Kenny MacAskill: Lexit is as damaging as Brexit, and its proponents are equally deluded
Jeremy Corbyn’s visit to Scotland this week raises as many questions as it answers. For sure, he had a good general election confounding critics, and rumours of Labour’s death north of the Border were scotched by him. However, they’re the alternative government, yet knowing what the Labour Party in Scotland stands for is difficult to fathom; and on Brexit, the most important issue of our time, their position remains obscure.
Carwyn James, Welsh Labour First Minister has just departed from meeting Nicola Sturgeon. Both opposed Brexit and are now working to mitigate hardship that’s going to be caused by it. Labour’s position on Brexit varies from day to day, depending on which spokesperson is responding.
Yet Corbyn arrives as a supporter of Lexit – the abbreviation given for those on the political left seeking to the leave the EU, akin almost to the hard Brexit sought by the Conservative right, and even Ukip. As in other areas of policy, it appears that the far left and the far right can converge.
Labour campaigned to remain, and in Scotland both Kezia Dugdale and Ian Murray have been outspoken on aspects such as the single market or the customs union. Yet Corbyn led Labour during the EU referendum and whilst ostensibly campaigning to Remain, he was lacklustre and far from dynamic.
In many ways, he was akin to Prime Minister Theresa May who pledged loyalty to David Cameron and stated she was for remain but sat on her hands and allowed him to hang. Corbyn was likewise, publicly for staying but it would appear privately for going. His energy in the referendum contrasted with the momentum he generated during the general election. He was as invisible then, as he’s been high profile since.
It appears that Lexit is the position of the Labour leadership in the UK, with both Corbyn and his sidekick John McDonnell in favour of it. Both have a background in the left of the Labour Party where suspicion, if not outright hostility to the EU, has been as marked, as on the right in the Conservatives. As with their opponents across the Westminster benches, they nursed their wrath and waited. When opportunity arose their commitment to their long-held political beliefs proved greater than their loyalty to their party’s policy position.
Now, I consider myself of the left and indeed have both defended Corbyn on some issues and supported him on others. It’s ironic that many of the positions that have proven most popular for him south of the Border have already been implemented by the SNP Government that he’s sallying north to attack.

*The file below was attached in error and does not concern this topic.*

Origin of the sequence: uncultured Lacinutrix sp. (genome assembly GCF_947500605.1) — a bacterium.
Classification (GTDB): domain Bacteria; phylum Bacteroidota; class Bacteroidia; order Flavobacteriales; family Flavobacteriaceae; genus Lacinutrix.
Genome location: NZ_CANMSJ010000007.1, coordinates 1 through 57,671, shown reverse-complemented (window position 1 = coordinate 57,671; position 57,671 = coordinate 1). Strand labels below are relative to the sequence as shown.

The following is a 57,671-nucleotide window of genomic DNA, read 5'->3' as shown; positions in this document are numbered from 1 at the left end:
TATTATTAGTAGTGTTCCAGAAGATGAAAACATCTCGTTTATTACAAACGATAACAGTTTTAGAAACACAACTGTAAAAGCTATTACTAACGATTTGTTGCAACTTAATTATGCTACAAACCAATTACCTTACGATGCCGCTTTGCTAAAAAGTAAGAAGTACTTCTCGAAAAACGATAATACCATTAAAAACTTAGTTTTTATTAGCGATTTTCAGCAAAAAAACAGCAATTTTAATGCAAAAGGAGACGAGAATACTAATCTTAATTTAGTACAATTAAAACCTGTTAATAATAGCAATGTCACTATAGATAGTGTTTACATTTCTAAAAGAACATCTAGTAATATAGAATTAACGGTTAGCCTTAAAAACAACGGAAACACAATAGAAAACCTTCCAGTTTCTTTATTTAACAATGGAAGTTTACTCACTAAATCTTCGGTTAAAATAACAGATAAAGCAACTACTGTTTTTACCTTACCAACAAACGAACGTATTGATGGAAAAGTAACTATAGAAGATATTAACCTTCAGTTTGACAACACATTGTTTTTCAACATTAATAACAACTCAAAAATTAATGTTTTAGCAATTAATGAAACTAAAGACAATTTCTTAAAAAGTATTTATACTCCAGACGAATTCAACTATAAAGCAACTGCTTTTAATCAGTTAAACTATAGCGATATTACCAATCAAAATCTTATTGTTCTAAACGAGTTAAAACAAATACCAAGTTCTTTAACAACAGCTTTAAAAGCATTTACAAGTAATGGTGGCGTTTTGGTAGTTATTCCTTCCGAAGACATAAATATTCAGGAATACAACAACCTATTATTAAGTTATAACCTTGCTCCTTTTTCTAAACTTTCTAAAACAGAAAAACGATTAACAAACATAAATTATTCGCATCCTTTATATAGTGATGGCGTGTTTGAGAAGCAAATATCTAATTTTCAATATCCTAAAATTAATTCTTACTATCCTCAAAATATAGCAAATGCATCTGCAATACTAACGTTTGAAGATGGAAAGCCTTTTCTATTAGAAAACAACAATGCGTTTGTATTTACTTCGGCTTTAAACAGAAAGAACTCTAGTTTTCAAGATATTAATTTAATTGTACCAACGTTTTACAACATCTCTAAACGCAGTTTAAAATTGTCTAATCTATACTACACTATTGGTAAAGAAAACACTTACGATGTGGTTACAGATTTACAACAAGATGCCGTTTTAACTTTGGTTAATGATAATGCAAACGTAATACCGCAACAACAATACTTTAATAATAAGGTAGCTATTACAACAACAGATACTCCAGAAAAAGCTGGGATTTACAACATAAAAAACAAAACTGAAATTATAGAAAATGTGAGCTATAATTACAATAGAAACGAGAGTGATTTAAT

However, I have never understood the antipathy of some on the British left to the European Union. Yet it’s been as marked as that on the right, and now appears emboldened under Corbyn. It doesn’t appear reflective of the wider Scottish Labour Party nor of the electorate in either Scotland or his native London, both of which voted overwhelmingly to remain.
It’s not that the EU doesn’t have issues that need addressed. I was never persuaded by the unalloyed acceptance of it by the SNP and found it hard to rustle up enthusiasm for it during the referendum campaign. I found myself voting for it, for what it might be, as well as against the social and economic consequences of leaving it.
That was reflective not just of David Cameron’s folly in calling the referendum but in the actions of the institution over recent years. That’s not just the historical issues over fishing where most of the blame can be laid at the door of appalling British representation – the dreadful treatment of the Greek people by the Troika appalled me. The need for a social union seemed to have been forgotten, within the economic zone.
But still I voted remain. Not just because of what it has done in breaking down historical barriers and bringing peace to the continent. The EU and the soft sell, not Nato and its military muscle, have gelled the continent. Significant progress has been made on workers’ rights and environmental protection. More importantly in a global world it offers an alternative to the free market capitalism of America or the state repression of China.
However Lexiteers, like Brexiteers, have another view of the world. The latter see Britain trading globally as some South Asian entrepot sited in the northern hemisphere and the former view it as some socialist bastion fending off globalisation. Both are deluded. Power blocs exist and trading zones and like-minded political allies are required. Moreover, tackling the major issues whether migration or terrorism, the economy or the environment all require co-operation especially with our neighbours and more importantly with like-minded people. The EU is not perfect but it can be made better. For sure, the once-large parties of the left in Europe have, in the main, collapsed but they can come again. It’s noticeable that almost all main left figures in Europe, including in Greece, oppose Lexit, Corbyn’s policy to them being more British nationalist than European socialist. In the interim, I’d rather take my chances with those who support liberal democracy than with what’s happening in the other major power blocs.
So when Corbyn departs, the question “what is the Labour Party in Scotland?’ remains unanswered. Are they for staying in the single market as Kezia Dugdale wishes, or for leaving as Corbyn seems set? Moreover, what is their policy on nuclear weapons when Dugdale supports their retention but Scottish Labour demands their removal, and yet Corbyn opposes them himself, but the British Labour Party is for maintaining them.
What will become clear is that Lexit is as damaging as Brexit, and their proponents are equally deluded.